| Disclosure date:
|Industry-wide severity ratings can be found in the National Vulnerability Database|
- Processor MMIO Stale Data Vulnerabilities technical documentation
- Microarchitectural Data Sampling
- Intel® Transactional Synchronization Extensions (Intel® TSX) Asynchronous Abort
- Special Register Buffer Data Sampling
Processor MMIO Stale Data Vulnerabilities are a class of memory-mapped I/O (MMIO) vulnerabilities that can expose data. When a processor core reads or writes MMIO, the transaction is normally done with uncacheable or write-combining memory types and is routed through the uncore, which is a section of logic in the CPU that is shared by physical processor cores and provides several common services. Malicious actors may use uncore buffers and mapped registers to leak information from different hardware threads within the same physical core or across cores.
Processor MMIO Stale Data Vulnerabilities are not transient execution attacks. However, these vulnerabilities may propagate stale data into core fill buffers where the data may subsequently be inferred by an unmitigated transient execution attack with transient execution attacks. These vulnerabilities involve operations that result in stale data being directly read into an architectural, software-visible state or sampled from a buffer or register. In some attack scenarios, stale data may already reside in a microarchitectural buffer. In other attack scenarios, malicious actors or confused deputy code may propagate data from microarchitecture locations such as fill buffers.
Four Processor MMIO Stale Data Vulnerabilities have been assigned the CVEs shown below. These vulnerabilities may be combined with data propagators to potentially enable malicious actors to read stale data:
- Device Register Partial Write (DRPW) (CVE-2022-21166)
- Update to Special Register Data Sampling (SRBDS update) (CVE-2022-21127)
- Shared Buffers Data Read (SBDR) (CVE-2022-21123)
- Shared Buffers Data Sampling (SBDS) (CVE-2022-21125)
Not all Intel processors are affected by each of these vulnerabilities. For instance, most processors for the server market are impacted only by DRPW.
The SRBDS Update mitigation affects the same processors that received the original SRBDS mitigation, as well as some newer processors that were not affected by SRBDS but are affected by certain Processor Stale Data MMIO vulnerabilities.
For the remaining vulnerabilities, mitigations include a combination of microcode updates and software changes.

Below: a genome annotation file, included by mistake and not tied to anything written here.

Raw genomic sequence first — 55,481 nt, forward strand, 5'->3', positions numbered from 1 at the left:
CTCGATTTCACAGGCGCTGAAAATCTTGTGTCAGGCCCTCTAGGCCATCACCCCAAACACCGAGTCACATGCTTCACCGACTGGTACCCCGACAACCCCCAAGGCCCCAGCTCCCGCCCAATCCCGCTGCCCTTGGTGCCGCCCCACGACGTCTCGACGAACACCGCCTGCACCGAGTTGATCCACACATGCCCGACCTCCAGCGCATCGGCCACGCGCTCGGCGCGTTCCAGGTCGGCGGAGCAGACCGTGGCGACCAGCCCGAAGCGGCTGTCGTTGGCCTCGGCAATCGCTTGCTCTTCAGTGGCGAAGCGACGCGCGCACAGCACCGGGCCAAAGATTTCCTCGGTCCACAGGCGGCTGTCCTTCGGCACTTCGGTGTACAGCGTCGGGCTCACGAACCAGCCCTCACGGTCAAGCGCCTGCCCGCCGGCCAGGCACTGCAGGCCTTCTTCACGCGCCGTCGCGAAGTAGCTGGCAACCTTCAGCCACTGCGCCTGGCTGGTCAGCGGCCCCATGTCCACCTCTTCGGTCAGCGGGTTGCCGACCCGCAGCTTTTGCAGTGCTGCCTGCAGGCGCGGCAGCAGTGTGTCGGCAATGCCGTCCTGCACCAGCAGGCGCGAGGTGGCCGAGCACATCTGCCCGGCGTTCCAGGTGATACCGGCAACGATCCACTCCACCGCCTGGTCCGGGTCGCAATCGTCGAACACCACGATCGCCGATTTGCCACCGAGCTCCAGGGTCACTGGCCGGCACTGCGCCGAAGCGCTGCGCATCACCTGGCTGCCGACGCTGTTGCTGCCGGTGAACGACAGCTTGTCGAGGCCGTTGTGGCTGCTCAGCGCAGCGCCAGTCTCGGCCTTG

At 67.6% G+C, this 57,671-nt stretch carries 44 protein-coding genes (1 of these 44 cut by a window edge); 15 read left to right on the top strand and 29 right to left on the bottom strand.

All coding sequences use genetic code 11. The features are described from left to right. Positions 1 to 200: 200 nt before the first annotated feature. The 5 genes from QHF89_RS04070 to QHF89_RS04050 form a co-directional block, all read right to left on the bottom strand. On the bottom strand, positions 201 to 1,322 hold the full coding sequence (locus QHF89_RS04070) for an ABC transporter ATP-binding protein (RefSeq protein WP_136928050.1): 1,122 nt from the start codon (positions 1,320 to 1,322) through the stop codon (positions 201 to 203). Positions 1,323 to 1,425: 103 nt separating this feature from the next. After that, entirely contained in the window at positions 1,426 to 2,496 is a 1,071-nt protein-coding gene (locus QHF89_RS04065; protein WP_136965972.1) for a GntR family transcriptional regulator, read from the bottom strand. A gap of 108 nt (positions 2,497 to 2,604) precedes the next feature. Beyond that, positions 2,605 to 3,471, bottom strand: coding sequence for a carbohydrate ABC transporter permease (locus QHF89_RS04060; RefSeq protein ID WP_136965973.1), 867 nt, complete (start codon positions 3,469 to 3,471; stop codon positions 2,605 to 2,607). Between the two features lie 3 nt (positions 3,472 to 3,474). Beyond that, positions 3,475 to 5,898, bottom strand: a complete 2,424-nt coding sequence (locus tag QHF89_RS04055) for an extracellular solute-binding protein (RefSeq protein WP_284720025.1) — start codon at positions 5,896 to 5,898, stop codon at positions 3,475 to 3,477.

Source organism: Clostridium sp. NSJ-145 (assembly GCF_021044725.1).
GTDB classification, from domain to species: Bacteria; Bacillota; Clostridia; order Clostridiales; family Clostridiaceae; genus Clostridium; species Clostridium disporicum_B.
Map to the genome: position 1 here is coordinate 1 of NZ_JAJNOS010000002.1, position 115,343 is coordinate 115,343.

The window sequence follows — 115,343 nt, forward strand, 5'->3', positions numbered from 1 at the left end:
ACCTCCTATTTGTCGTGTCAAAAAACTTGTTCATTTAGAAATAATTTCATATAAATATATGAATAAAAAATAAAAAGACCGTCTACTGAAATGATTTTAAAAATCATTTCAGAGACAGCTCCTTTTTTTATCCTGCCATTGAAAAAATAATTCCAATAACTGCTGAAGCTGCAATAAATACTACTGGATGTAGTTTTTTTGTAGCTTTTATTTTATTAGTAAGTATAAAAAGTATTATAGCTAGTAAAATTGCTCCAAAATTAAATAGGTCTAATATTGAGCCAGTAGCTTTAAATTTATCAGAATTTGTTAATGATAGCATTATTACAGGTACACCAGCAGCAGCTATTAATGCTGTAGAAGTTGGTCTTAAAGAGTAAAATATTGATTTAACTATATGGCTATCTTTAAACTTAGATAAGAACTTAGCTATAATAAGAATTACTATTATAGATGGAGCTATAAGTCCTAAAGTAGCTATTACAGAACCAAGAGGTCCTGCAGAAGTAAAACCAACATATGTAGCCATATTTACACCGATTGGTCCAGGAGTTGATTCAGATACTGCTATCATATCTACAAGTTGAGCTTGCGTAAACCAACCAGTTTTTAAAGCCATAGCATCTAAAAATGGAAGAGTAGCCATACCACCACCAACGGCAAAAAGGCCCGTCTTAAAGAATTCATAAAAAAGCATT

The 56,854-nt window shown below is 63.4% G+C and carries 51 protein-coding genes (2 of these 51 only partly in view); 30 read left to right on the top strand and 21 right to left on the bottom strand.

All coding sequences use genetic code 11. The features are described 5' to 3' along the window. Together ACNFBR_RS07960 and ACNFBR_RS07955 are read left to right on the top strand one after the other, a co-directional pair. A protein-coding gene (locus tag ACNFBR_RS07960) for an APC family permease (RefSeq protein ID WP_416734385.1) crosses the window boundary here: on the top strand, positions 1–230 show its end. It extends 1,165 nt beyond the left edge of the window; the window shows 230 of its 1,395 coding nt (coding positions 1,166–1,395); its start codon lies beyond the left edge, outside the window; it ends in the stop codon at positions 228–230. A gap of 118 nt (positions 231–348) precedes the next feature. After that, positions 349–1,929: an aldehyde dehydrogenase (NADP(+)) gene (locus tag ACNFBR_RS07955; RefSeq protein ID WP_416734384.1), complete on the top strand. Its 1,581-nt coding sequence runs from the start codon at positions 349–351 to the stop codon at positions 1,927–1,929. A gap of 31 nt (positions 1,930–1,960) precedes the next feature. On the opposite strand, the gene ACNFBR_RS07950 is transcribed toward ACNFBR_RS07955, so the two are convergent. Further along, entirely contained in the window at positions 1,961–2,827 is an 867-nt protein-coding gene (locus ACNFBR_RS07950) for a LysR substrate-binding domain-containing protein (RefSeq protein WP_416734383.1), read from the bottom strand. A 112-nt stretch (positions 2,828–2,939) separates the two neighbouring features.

In some cases, the mitigation approach used may depend on the security/trust model and configuration of the system software (OS, VMM).
For each vulnerability, there are two broad strategies that software can take:
- Preventing secret data from getting into buffers from which it can be extracted (blocking propagators).
- Preventing untrusted software from extracting data from vulnerable buffers (blocking vulnerabilities).
The first strategy generally involves using operations to overwrite secret data before it could be transferred to the affected buffer. On products not affected by the Microarchitectural Fill Buffer Data Sampling or Intel® Transactional Synchronization Extensions (Intel® TSX) Asynchronous Abort vulnerabilities, there may be some software usage models or configurations where the second strategy can be employed for all untrusted software. In these cases, it is acceptable for secret data to reside in affected buffers without overwriting the buffers because potential attackers are prevented from extracting any data.
To simplify mitigation, we assume system software has already mitigated the MDS family of issues. Refer to the MDS documentation for more details on these mitigations. It is also assumed that the latest microcode updates will be installed on any affected systems.
Refer to the 2022 tab of the consolidated Affected Processors table: Device Register Partial Write (DRPW), Shared Buffers Data Read (SBDR), and Shared Buffers Data Sampling (SBDS) columns.
Note: The SRBDS Update mitigation affects the same processors that received the original SRBDS mitigation, as well as some newer processors that were not affected by SRBDS but are affected by certain Processor Stale Data MMIO vulnerabilities.